Have you heard the chickadees chatting about their spring plans? Yes, spring is on the way. The birds know it and the plants know it too, as the tiny tops of bulbs begin to emerge from the soil.
Gardeners are good at celebrating spring. In the winter, we dream of future plants, making garden plans and ordering seeds. When spring comes, we’re more than ready for action. But what action should you take? Here’s what you can do to get your garden ready for the season.
As we stand on the cusp of spring, take stock of any vegetables that you’ve overwintered. As light levels increase and the garden warms up, free up garden space by harvesting the last of the leafy winter greens like kale. Watch your purple sprouting broccoli, as it will soon produce tender shoots and florets. Harvest those first shoots, and your broccoli will produce for weeks. Your garlic will live in your garden for a little while longer, but those spring garlic scapes are just around the corner.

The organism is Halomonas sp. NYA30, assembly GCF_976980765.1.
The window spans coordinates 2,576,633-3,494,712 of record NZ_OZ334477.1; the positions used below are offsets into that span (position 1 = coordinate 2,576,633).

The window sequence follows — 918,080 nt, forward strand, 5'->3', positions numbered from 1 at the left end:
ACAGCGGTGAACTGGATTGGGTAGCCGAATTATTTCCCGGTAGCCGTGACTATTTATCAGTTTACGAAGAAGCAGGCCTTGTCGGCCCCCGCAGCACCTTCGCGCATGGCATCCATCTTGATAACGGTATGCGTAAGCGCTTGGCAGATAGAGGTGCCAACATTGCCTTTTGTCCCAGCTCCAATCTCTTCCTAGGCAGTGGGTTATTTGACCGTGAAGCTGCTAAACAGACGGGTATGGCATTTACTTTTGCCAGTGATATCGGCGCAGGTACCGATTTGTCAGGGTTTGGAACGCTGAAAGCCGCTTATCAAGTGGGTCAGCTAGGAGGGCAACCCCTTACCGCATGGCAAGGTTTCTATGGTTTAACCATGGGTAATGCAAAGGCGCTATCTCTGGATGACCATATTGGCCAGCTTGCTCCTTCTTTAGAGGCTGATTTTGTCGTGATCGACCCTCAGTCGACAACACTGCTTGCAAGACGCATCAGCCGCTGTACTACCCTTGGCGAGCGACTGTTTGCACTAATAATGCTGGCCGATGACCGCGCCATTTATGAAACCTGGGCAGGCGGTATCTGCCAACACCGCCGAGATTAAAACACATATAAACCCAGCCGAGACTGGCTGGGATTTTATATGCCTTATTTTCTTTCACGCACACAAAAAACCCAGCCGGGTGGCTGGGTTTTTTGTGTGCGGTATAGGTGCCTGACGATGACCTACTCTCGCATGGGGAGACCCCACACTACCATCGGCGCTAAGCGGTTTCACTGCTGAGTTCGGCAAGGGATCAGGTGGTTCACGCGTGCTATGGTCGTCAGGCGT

You’ve been eyeing that vacant soil all winter long, and it’s almost time to make your move. If you’re aching to get seeds into the ground, many of them can be started indoors before they’re planted out. Tomato seedlings are a good example: due to their heat-loving habit, starting them indoors just makes sense.
Many greens flourish in the cool, wet weather of the early spring. Mizuna and arugula will bolt in the summer’s heat but relish these cold, damp days. To protect greens from snow, frost, and rain, consider planting your first crops in a sheltered location near your home, or add heat using a miniature greenhouse, row cover, or cloche.
February is the time when gardening heats up: planning the garden, tending winter vegetables, starting seeds, and planting the earliest greens are all on the menu. For gardeners yearning for a bite of something green and local, it’s time to spring into action.